Meet One of the Last Bornean Elders Who Still Makes Traditional Poison Dart Blowpipes | Smart News | Smithsonian

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Meet One of the Last Bornean Elders Who Still Makes Traditional Poison Dart Blowpipes

It takes two days of constant drilling by hand to create a single pipe, which can be used to hunting animals

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The Penan of Sarawak have lived in the jungles of Borneo for thousands of years, but, as in many places, deforestation and the draw of a more urban lifestyle are pulling younger people away from the traditions of nomadic life in the rainforest. As Jungles in Paris reports, younger people are moving to towns to get jobs, and just a fraction of the tribe still lives deep in the jungle, where contemporary weapons such as guns and snares have replaced traditional poison arrow blowpipes.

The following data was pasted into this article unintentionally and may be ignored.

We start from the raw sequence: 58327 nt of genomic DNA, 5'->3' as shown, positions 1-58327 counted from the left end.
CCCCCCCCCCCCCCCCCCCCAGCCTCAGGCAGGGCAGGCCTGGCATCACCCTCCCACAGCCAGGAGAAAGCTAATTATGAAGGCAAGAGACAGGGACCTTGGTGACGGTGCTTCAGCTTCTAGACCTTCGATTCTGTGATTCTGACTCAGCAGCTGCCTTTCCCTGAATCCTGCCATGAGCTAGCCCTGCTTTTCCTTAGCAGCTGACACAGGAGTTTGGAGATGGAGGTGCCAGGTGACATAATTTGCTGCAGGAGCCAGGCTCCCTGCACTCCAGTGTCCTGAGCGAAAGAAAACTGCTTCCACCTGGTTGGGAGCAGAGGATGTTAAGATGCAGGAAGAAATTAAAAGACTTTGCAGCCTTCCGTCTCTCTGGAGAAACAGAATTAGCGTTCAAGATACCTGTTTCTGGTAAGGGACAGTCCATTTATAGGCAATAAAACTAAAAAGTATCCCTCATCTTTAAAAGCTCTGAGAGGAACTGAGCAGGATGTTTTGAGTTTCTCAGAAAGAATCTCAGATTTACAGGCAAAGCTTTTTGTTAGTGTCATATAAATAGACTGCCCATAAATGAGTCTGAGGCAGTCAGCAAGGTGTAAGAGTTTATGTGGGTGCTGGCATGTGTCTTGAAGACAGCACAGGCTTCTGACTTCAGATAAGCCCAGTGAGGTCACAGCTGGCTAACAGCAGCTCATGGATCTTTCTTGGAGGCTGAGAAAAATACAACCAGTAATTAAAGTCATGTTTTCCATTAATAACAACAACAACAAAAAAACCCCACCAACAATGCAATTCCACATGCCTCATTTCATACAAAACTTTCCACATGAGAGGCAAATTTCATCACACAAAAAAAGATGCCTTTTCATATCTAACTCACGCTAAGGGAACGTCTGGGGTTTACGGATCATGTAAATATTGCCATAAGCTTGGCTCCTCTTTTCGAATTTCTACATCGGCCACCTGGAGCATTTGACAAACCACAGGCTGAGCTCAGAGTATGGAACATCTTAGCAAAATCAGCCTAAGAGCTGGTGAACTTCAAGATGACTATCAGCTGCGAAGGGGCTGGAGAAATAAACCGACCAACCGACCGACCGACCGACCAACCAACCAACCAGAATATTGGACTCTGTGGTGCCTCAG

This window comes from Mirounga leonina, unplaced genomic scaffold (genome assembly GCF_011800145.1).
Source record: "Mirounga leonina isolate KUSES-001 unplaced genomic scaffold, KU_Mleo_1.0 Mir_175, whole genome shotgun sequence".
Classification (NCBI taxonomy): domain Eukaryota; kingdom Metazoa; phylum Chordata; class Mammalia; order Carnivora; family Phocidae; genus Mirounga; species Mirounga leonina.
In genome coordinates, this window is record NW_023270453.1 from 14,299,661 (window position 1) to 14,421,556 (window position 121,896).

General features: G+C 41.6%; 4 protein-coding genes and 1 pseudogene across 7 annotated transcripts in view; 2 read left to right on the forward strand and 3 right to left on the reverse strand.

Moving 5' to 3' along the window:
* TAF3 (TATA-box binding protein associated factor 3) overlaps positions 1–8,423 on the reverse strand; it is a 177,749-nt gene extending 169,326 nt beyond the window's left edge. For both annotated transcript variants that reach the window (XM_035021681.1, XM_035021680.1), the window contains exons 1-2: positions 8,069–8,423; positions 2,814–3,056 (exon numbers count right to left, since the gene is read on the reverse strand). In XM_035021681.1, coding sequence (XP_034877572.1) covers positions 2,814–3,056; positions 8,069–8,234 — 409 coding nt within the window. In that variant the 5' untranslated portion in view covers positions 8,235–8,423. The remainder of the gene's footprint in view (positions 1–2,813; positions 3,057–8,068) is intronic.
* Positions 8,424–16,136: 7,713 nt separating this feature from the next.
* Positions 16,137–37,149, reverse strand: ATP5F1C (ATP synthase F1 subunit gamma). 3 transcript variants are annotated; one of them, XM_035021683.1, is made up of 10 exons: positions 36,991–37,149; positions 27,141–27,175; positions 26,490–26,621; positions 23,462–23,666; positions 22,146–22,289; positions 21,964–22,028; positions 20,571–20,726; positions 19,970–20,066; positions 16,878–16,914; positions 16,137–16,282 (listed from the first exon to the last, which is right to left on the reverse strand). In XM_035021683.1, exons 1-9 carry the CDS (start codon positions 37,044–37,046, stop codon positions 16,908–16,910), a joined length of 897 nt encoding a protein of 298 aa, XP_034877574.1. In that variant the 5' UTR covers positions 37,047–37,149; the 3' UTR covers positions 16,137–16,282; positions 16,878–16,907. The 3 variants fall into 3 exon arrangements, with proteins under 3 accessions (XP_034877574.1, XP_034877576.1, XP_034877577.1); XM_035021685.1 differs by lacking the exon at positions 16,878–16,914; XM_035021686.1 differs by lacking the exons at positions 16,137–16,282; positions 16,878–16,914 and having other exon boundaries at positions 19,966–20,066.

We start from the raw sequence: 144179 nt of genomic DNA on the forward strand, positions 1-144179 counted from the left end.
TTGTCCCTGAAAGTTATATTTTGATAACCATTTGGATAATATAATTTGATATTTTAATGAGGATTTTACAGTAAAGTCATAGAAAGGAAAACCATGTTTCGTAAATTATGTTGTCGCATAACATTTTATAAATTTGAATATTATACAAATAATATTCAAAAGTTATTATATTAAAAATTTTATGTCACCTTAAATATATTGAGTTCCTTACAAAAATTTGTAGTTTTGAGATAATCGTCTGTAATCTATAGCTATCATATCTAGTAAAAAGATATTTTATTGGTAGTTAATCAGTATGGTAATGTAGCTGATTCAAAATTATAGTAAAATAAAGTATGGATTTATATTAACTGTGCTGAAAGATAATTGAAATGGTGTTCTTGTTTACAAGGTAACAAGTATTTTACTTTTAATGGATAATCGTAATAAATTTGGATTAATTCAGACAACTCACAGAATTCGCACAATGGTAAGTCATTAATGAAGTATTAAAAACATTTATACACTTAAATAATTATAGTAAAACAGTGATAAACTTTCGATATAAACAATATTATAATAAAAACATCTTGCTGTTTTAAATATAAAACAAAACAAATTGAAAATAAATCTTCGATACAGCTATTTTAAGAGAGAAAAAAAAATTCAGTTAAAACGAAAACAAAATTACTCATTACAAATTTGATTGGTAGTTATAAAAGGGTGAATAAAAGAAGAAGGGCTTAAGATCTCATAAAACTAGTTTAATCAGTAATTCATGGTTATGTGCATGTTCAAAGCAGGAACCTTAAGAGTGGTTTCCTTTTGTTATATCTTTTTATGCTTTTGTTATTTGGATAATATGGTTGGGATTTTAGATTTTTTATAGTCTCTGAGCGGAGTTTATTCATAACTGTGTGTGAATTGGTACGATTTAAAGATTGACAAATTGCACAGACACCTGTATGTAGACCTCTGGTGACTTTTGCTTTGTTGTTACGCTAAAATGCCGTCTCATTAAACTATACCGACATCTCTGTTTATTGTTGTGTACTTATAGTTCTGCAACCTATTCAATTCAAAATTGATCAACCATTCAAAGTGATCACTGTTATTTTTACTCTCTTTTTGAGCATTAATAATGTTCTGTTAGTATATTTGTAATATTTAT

Some still hunt using those ancient tools, however. Balan, an elder in the Penan tribe, is the only person left in his village who still makes blowpipes. This short documentary—taken from a longer upcoming film called Sunset Over Selungo—details Balan's painstaking process. 

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